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Books read, late November

Melissa Bashardoust, Girl, Serpent, Thorn. Poisonous girls and Persian mythology. This was captivating and lovely.

Eileen Hunt Botting, Artificial Life After Frankenstein. Discussed elsewhere.

Hayley Chewins, The Sisters of Straygarden Place. This is a middle-grade book about a family in a magical house and the creepy and delightful things the house does and the sisters do and…how they put it all back together.

Danielle Evans, The Office of Historical Corrections. Elegant, insightful, lovely, offbeat short stories. Very excited to discover this author.

R.F. Kuang, The Burning God. The third in its series–do not start here–it is relentless in its follow-through, it is going all sorts of places that are alarming and inevitable.

Darcie Little Badger, Elatsoe. This was so much fun and so engaging. I read it all in one gulp while waiting in the car for a family member to have a medical procedure. The ghost dog is amazing! I love everybody here!

L.M. Montgomery, Emily’s Quest. Reread. This was always my least-reread volume of this trilogy, and I can now see why: it feels more like a summary than a novel. It’s as though Montgomery knew what was to happen in Emily’s life in broad career and romance strokes–and as a child I was thrilled that the career part got as much focus as it did, compared to Anne–there is all sorts of stuff about sending out manuscripts and how it all worked at the time. But the little anecdotes where Emily does something funny or Cousin Jimmy says something weird or whatever (hashtag Team Cousin Jimmy 4eva) are very sparse on the ground here. And the romantic relationships are…well, Dean Priest remains incredibly odious and terrible and I hate him forever, Emily forgave him but I do not. And Teddy Kent…is a Ken doll, basically; he is a label that says “childhood artist friend,” he is not a person. So when Emily achieves publishing success comparatively early in the book and her happy ending is, “hey also you get to be with this potted plant of a man,” well. I hope Ilse and Perry stop by often, is what I’m saying.

Danielle Fuentes Morgan, Laughing to Keep From Dying: African American Satire in the Twenty-First Century. Discussed elsewhere.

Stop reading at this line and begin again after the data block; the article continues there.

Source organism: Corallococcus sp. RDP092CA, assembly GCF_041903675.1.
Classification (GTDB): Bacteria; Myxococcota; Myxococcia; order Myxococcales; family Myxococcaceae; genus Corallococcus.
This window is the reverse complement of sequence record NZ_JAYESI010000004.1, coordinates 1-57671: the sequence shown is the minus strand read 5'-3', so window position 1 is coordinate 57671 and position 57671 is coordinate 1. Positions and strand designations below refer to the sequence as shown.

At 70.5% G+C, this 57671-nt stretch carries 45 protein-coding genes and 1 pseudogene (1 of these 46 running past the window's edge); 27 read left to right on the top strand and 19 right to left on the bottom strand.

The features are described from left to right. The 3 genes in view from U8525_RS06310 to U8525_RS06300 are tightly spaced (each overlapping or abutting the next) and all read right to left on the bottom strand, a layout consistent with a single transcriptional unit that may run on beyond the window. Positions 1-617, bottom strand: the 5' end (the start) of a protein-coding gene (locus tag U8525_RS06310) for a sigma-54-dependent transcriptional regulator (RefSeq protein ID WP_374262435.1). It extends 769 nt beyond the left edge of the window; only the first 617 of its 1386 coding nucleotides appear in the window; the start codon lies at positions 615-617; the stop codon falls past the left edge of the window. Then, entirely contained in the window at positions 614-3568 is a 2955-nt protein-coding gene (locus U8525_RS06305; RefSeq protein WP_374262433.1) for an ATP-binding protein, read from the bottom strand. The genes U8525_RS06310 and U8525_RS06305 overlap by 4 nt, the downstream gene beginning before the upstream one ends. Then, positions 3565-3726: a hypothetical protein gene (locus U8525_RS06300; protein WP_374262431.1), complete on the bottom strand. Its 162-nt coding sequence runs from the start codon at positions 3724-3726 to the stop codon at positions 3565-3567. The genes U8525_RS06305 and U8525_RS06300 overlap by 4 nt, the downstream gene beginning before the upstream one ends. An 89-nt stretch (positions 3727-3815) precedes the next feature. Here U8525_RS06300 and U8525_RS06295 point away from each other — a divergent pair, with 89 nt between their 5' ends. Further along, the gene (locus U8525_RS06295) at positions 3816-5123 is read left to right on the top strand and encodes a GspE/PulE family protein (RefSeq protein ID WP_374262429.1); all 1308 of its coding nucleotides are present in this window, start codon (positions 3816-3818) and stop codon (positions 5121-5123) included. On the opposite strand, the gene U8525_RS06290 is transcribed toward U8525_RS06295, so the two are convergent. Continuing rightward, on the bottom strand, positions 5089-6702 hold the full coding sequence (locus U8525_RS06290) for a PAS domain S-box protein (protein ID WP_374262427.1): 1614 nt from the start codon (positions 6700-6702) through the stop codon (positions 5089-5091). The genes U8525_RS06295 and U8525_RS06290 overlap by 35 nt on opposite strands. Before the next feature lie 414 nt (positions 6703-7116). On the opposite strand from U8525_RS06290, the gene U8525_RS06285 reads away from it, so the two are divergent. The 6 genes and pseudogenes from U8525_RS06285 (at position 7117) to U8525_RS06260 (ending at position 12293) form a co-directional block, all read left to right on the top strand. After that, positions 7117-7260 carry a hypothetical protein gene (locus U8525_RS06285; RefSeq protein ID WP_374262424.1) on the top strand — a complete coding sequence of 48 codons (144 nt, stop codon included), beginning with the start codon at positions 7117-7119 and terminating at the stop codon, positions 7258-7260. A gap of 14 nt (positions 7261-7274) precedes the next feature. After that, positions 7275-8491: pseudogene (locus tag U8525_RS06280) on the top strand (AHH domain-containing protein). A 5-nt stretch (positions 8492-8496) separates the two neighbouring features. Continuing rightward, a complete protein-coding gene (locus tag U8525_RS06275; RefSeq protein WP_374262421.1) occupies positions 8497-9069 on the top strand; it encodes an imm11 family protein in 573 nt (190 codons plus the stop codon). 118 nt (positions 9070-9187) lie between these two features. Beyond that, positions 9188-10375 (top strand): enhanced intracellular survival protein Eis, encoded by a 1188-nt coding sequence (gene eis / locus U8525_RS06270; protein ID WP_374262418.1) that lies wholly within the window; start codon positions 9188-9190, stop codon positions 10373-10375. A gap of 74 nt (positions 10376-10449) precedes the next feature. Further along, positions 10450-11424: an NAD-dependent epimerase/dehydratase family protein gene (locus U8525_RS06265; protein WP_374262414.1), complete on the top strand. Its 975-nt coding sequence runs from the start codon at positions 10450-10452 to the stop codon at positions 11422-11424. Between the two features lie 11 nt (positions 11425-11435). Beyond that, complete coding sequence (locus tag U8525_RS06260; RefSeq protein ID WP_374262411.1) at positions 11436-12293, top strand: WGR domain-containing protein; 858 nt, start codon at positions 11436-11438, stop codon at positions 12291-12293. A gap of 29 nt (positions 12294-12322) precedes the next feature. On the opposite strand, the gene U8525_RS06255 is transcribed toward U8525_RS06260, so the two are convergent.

Jan Morris, Battleship Yamato: Of War, Beauty, and Irony. I had only read her Hav books, so when I heard the sad news of her death, I went to see what the library had of hers. And it was this: an exceptionally small book of photos and thoughts on the topic of the subtitle. As much as Hav connected for me, this completely did not; Morris had ideas about how “we” respond to war imagery that…I don’t, no, I really totally do not. Still interesting, and I’ll be curious to see how much her other nonfiction is alien in a way that Hav is not, if at all. Maybe this is an outlier.

Trung Le Nguyen, The Magic Fish. Graphic novel with fairy tale retellings tangled up in family stories in a beautiful way. Another one I read in one sitting. Just lovely.

Scott D. Seligman, The Great Kosher Meat War of 1902: Immigrant Housewives and the Riots That Shook New York City. Discussed elsewhere.

Merlin Sheldrake, Entangled Life: How Fungi Make Our Worlds, Change Our Minds, and Shape Our Future. Sheldrake has that “we are our own best experimental subjects” attitude that you find baked into a lot of mycologists and mycological enthusiasts, but the enthusiasm is in some ways lovely and refreshing, and reading about a lot of nice fungus in the midst of this year is not a terrible life plan. I wanted some of this to be deeper, but not any more so than with most popular science books.

Shveta Thakrar, Star Daughter. I mistook the genre of this completely and thought the girl on the cover was a starship captain. In defense of the lovely people who actually worked on marketing the book, I could not have made that mistake if I’d read any of their copy at all instead of just saying “ooh Shveta’s book!” and sallying forth. Anyway this is a YA fantasy with stars and art and love and friendship, and it was a lot of fun, so go ahead and say, “Ooh, Shveta’s book!” and pick it up anyway.

Django Wexler, Ashes of the Sun. I think this is the best thing Django’s written. Siblings with divergent life paths, sometimes fighting at cross purposes, both stubborn and fierce and committed to their view of the right thing. Such a fun epic fantasy.

Joshua Whitehead, ed., Love After the End: An Anthology of Two-Spirit and Indigiqueer Speculative Fiction. Lots of interesting work here, and the beginning of something good I think. My favorite stories were Kai Minosh Pyle’s “How to Survive the Apocalypse for Native Girls” and Darcie Little Badger’s “Story for a Bottle.”

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